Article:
Cautionary note: We always need to be careful not to overdo things in dog training, especially by making each session too long. I’ve seen far too many dogs end up regressing because they’ve been asked to do the same thing over and over, even when they are doing it perfectly. This is often a disaster with super smart dogs, who appear to assume that they must be doing it wrong, and end up changing their responses.
However, why not 5 short sessions a day? Why not 7? (Yeah, okay…. we all know a good answer to that! More on the reality of life in a minute…) I’m going to try something with Will for the next 2 weeks. I’ve spent so much of our time on working sheep, tricks and behavior around other dogs that I’ve never taught him a tight, classy heel. He’s had a sloppy, workable one for years, all that I really needed, but it just feels like time to polish it up. I’m going to try for 5 sessions a day for the next week. I’m the first to say it’s going to be tough, even if they only last for 2-3 minutes. There’s all my work, the farm, yoga to keep my body semi-functioning, cooking healthy food, etc etc, but darn it, I’m going to try. I ‘ll keep you posted.
This relates to my next post, which I’ll write sometime later this week. One of you asked a great question: How much time do we spend with our dogs? Doing what? The underlying question here is, I think, one that many of us ask ourselves all the time: “Am I doing enough with my dog?” There’s no question that our enhanced relationship with our dogs brings up new questions, and, sigh, new ways of feeling guilty. I’ll address that soon, but meanwhile, I’d better finish so that I can get the rest of this morning’s work done and run home and start session #1 for the day…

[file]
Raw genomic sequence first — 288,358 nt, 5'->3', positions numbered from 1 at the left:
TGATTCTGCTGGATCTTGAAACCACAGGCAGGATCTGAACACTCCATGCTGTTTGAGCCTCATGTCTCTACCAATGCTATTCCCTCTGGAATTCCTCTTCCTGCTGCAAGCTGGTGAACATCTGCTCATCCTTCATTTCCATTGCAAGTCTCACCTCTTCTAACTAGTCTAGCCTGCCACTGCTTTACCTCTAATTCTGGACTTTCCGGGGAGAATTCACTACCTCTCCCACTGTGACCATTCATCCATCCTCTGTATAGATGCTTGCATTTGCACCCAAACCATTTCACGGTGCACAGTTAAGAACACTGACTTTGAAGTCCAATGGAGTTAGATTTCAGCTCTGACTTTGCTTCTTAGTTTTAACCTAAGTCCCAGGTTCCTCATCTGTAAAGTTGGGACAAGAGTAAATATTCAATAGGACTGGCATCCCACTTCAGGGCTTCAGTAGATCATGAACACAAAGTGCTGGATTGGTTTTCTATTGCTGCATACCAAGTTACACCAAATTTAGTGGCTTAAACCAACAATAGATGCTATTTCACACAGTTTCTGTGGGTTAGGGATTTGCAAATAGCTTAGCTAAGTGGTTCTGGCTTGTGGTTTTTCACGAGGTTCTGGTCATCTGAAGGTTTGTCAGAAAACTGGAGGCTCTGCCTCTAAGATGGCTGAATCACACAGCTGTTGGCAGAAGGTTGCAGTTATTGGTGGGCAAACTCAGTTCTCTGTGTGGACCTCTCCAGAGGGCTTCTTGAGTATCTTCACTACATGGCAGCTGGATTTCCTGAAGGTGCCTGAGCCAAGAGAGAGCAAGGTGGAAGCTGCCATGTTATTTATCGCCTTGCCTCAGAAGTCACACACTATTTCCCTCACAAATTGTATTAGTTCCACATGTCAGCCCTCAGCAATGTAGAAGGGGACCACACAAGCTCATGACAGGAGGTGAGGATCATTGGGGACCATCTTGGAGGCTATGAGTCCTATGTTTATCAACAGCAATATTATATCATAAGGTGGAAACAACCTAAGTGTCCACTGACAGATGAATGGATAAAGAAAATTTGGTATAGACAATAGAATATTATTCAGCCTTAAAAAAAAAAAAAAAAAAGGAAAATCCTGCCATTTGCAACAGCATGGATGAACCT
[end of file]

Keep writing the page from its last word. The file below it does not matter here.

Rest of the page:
Meanwhile, back on the farm: Will is still on exercise restriction, he MAY have had a minor injury to a ligament in his back leg (he does not have typical symptoms, and doesn’t limp at all, but he slipped on the ice a week ago and for a few days “hopped” on 3 legs for 1-2 strides after getting up.) Given his dodgy left shoulder, I’m not taking any chances. I told Jim this morning that a Willie with 2 bum legs would be, uh… I won’t even go there. He’s going in for a chiropractic visit soon too, just to be extra careful. Meanwhile, Will, of course, is oblivious to all of this, and most probably has no idea why Tall Two Leg Female won’t throw a toy for him anymore. And no work on the sheep? Argh!
The inevitable March combination of mud and ice is with us, and would be intolerable if it wasn’t for the fact that it is a harbinger of color and light and life reborn. Right now it’s ugly as sin outside: gray and foggy, icy and muddy, bland and dull. You have to look for beauty a lot harder now, but it’s always there if you look hard enough. The sun came out right after I wrote that, so here is a quick shot of the flock in the orchard pasture up the hill behind the house. I suspect they are loving the appearance of grass, little as there may be, and lying in the sun in the balmy weather. (It’s over 40!) It’s not a great picture, but it does give you an idea of what it looks like this time of year.
And right below that scene, the woods by the house are still deep in snow, being on the north side of a hill: